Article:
Whether you have one or 1000 employees, setting up a great induction for a new team member can be a deal breaker in the war on talent and engagement. There are other important business reasons to give this priority, even more so as we look to the future of work. One recent large survey indicates that employees are 60 per cent more likely to stay beyond three years with a company if they feel they have had a successful onboarding.
I’m still amazed at how many organisations I work with fail to have a well-oiled process for ensuring new staff are prepared for their roles and equally importantly, view their organisation positively from the get-go.
Who should own onboarding?
Everyone from the CEO to the car park attendant actually! The more people that are involved, the more connected a new employee will feel. Additionally, sharing the large information load required makes sense from a time and resources point of view.
The aim is for the new employee to feel positive, enthusiastic and engaged as they enter their day to day work. It’s natural to feel a little overwhelmed in the beginning but the new team member should feel supported and comfortably challenged.
Here are a few tips for optimising the starting experience:
Start and finish onboarding with a purpose: Our modern-day employee wants to work for organisations living and breathing behaviours that support their core values. Set the scene early and authentically.
The information: Too many power points send an already overloaded brain gaga. Blend the learning. Include videos, practicals and a combo of written, online and simple listening.
Environment: Change it up as much as you can. We’ve all been trapped in stuff badly lit meeting rooms at times, trying to stifle yawns… When the environment changes often, we are able to remain more alert and retain more.” Schedule a variety of speakers to add interest, speaking about their own work passions.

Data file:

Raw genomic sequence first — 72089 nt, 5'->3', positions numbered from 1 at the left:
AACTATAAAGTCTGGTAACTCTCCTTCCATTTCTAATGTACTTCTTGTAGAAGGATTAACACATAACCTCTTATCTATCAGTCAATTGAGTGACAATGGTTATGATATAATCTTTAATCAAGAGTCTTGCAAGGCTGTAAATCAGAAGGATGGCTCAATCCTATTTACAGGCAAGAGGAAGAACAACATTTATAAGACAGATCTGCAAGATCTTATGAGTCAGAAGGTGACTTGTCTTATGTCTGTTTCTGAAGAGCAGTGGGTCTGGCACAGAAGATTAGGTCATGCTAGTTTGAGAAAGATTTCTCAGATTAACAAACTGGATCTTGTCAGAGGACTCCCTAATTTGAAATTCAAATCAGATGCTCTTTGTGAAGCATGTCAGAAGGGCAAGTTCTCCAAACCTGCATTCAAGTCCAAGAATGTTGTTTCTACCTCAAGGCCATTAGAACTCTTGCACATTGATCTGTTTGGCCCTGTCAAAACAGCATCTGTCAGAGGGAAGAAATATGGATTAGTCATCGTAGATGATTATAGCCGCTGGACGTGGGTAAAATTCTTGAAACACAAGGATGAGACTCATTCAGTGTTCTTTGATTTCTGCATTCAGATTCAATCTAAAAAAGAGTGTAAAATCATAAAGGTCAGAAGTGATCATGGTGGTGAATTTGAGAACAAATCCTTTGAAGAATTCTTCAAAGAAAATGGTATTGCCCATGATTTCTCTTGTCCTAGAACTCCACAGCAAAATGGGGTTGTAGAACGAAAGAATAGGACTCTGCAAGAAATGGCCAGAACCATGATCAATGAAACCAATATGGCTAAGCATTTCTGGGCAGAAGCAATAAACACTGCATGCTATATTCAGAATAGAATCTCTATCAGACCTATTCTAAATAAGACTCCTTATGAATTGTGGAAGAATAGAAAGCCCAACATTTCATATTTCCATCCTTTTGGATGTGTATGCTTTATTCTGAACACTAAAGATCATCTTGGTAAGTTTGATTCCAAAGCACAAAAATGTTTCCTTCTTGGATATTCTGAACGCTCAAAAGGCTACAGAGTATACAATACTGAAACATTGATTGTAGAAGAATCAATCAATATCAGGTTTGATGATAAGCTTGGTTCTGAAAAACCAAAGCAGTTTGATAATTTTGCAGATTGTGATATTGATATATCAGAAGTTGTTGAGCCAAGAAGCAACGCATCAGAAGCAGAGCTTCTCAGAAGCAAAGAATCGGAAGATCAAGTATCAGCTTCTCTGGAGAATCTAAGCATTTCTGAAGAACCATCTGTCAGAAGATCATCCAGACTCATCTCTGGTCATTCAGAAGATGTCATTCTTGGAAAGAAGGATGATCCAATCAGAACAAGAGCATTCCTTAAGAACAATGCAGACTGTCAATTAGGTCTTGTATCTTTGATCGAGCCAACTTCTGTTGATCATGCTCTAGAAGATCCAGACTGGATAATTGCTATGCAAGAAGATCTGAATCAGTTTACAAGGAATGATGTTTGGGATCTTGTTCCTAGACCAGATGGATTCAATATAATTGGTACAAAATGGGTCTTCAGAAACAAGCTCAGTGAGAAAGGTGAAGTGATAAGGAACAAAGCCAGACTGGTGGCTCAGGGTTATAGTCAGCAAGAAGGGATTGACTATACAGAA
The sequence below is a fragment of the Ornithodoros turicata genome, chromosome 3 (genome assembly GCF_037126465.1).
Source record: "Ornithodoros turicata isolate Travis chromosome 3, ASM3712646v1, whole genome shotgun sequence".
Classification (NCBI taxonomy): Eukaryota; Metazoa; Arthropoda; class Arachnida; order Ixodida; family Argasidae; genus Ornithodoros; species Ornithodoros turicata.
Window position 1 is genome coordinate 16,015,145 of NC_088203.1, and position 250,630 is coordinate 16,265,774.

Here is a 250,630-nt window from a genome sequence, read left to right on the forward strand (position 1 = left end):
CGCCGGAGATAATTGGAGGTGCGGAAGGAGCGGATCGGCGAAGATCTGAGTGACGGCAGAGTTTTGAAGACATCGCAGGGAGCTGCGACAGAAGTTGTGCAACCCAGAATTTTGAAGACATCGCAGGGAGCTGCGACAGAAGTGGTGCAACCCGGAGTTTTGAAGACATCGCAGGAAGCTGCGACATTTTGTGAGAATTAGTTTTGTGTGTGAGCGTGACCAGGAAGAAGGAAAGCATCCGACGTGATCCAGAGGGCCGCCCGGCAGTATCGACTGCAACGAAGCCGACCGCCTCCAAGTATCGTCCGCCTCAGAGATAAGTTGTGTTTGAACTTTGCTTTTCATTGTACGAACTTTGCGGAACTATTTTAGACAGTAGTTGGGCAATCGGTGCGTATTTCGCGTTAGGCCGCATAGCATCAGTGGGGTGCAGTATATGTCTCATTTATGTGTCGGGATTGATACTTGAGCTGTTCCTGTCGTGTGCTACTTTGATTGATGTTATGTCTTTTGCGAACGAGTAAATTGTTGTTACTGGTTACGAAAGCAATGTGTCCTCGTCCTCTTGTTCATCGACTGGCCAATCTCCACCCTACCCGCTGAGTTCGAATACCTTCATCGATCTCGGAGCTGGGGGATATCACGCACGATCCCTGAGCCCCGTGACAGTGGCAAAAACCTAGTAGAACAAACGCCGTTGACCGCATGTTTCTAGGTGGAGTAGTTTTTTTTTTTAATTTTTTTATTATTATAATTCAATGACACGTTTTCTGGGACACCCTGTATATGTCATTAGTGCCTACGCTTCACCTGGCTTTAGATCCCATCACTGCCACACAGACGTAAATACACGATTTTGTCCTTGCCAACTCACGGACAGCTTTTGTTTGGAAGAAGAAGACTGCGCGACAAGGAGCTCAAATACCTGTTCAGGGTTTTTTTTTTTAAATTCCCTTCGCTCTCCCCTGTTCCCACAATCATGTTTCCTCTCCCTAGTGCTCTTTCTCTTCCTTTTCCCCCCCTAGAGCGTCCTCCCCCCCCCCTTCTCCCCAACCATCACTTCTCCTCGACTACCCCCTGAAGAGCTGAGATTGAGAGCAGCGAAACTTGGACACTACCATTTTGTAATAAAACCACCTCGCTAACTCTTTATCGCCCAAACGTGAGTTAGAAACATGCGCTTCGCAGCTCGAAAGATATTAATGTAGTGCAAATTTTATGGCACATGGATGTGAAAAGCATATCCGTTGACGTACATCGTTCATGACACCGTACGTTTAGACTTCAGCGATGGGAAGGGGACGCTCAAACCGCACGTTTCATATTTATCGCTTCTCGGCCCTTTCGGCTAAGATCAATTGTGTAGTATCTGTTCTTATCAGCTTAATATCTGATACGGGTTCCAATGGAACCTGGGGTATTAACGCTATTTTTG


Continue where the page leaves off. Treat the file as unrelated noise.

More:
Timing: This is a biggie! Insufficient time set aside for induction is not practical. Mix hands on work with time “in the classroom.” Think about separating days in induction with days “in the field” to allow information to more readily assimilate.
Assign a mentor: A team mate who is skillful and a good communicator, working in a similar role, can be gold for a new employee. It is also a good development opportunity for the mentor too, who may aspire to a supervisory position in the future. Ensure that the mentor can describe “a typical day” (if there is one!) Being able to paint a mind picture helps with adjustment to a new routine.
Pre-work: Depending on the role, pre work such as product information, safety accreditations etc should be done in advance. Try to have intranet connections, laptop set up also completed in advance. It sounds obvious but it is really frustrating as a new employee (I can attest for this!) to spend what seems like ridiculous amounts of time trying to navigate set up of a system you are unfamiliar with.
Delegate, delegate, delegate: Variety is the spice of life! In this case will also help you devise a great program that doesn’t regularly consume your own day job too. A group of select staff contributing to the onboarding experience can produce a great outcome.
Remember, when it comes to an employee’s first days at a new workplace, perception is reality. First impressions really do count.
Lexie Wilkins, Culture and Employee-Engagement Expert and Director, Lexie Wilkins Consulting